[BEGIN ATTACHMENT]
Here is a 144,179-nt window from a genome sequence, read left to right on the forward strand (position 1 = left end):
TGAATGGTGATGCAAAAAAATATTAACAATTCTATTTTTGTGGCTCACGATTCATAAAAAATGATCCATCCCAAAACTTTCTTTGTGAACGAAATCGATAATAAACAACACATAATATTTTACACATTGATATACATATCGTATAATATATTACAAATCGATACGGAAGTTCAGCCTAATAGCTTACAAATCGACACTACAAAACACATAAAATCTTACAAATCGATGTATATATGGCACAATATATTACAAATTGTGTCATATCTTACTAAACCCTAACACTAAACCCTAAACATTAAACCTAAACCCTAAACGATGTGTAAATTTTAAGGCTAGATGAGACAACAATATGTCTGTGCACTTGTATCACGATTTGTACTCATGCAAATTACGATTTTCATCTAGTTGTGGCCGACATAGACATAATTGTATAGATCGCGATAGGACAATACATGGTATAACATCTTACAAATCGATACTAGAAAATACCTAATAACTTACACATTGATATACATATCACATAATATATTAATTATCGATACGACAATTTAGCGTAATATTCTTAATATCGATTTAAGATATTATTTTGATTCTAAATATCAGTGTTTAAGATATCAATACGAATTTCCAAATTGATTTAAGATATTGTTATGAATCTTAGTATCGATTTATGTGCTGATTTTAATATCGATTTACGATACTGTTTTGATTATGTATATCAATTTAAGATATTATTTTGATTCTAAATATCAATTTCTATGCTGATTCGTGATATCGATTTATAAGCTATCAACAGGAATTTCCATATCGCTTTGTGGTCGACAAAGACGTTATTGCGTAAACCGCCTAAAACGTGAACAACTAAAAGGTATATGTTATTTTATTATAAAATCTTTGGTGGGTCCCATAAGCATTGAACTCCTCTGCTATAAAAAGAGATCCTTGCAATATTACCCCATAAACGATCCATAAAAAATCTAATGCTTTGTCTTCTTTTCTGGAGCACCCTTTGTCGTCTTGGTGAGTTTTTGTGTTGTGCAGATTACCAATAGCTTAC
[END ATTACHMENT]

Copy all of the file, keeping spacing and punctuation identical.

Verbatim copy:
Here is a 144,179-nt window from a genome sequence, read left to right on the forward strand (position 1 = left end):
TGAATGGTGATGCAAAAAAATATTAACAATTCTATTTTTGTGGCTCACGATTCATAAAAAATGATCCATCCCAAAACTTTCTTTGTGAACGAAATCGATAATAAACAACACATAATATTTTACACATTGATATACATATCGTATAATATATTACAAATCGATACGGAAGTTCAGCCTAATAGCTTACAAATCGACACTACAAAACACATAAAATCTTACAAATCGATGTATATATGGCACAATATATTACAAATTGTGTCATATCTTACTAAACCCTAACACTAAACCCTAAACATTAAACCTAAACCCTAAACGATGTGTAAATTTTAAGGCTAGATGAGACAACAATATGTCTGTGCACTTGTATCACGATTTGTACTCATGCAAATTACGATTTTCATCTAGTTGTGGCCGACATAGACATAATTGTATAGATCGCGATAGGACAATACATGGTATAACATCTTACAAATCGATACTAGAAAATACCTAATAACTTACACATTGATATACATATCACATAATATATTAATTATCGATACGACAATTTAGCGTAATATTCTTAATATCGATTTAAGATATTATTTTGATTCTAAATATCAGTGTTTAAGATATCAATACGAATTTCCAAATTGATTTAAGATATTGTTATGAATCTTAGTATCGATTTATGTGCTGATTTTAATATCGATTTACGATACTGTTTTGATTATGTATATCAATTTAAGATATTATTTTGATTCTAAATATCAATTTCTATGCTGATTCGTGATATCGATTTATAAGCTATCAACAGGAATTTCCATATCGCTTTGTGGTCGACAAAGACGTTATTGCGTAAACCGCCTAAAACGTGAACAACTAAAAGGTATATGTTATTTTATTATAAAATCTTTGGTGGGTCCCATAAGCATTGAACTCCTCTGCTATAAAAAGAGATCCTTGCAATATTACCCCATAAACGATCCATAAAAAATCTAATGCTTTGTCTTCTTTTCTGGAGCACCCTTTGTCGTCTTGGTGAGTTTTTGTGTTGTGCAGATTACCAATAGCTTAC